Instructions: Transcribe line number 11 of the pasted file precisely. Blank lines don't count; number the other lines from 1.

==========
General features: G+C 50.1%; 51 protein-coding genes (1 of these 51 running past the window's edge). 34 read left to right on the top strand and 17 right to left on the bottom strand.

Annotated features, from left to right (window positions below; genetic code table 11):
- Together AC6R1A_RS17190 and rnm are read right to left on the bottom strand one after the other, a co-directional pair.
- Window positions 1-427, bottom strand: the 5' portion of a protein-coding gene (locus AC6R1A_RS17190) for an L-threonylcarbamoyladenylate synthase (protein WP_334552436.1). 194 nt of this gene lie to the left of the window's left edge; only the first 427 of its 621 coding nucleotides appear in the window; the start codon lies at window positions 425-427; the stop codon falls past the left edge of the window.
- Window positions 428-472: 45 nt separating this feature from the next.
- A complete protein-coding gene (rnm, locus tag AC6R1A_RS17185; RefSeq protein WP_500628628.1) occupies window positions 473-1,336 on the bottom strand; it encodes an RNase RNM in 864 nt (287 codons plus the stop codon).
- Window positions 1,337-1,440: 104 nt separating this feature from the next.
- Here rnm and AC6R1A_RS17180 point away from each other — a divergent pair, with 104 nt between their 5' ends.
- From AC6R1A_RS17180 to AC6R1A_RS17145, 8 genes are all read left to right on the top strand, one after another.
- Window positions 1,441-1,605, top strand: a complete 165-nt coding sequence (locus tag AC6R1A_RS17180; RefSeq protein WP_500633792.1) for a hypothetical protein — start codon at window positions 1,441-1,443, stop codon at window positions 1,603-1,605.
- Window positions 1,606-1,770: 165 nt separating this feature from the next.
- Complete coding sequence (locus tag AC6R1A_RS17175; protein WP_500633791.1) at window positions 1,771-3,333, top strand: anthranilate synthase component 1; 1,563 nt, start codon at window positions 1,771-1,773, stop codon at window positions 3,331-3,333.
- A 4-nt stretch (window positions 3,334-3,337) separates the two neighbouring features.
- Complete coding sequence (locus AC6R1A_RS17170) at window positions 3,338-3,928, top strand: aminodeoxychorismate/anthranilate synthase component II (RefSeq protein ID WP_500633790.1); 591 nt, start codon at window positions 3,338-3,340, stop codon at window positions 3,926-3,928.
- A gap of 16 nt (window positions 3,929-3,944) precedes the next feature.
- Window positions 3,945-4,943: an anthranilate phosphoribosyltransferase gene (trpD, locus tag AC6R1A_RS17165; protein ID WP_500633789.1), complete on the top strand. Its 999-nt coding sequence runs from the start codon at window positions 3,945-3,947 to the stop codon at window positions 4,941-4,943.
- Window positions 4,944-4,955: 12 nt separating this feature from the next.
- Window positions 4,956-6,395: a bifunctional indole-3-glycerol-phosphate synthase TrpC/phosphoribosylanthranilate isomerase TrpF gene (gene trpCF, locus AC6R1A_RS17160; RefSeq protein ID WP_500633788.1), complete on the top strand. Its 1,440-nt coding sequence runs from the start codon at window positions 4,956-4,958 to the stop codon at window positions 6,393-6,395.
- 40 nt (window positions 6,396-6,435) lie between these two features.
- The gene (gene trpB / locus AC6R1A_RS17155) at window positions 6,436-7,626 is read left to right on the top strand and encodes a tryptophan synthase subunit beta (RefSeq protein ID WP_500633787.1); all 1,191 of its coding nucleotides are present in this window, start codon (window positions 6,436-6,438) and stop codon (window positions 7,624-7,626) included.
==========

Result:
- Window positions 1,606-1,770: 165 nt separating this feature from the next.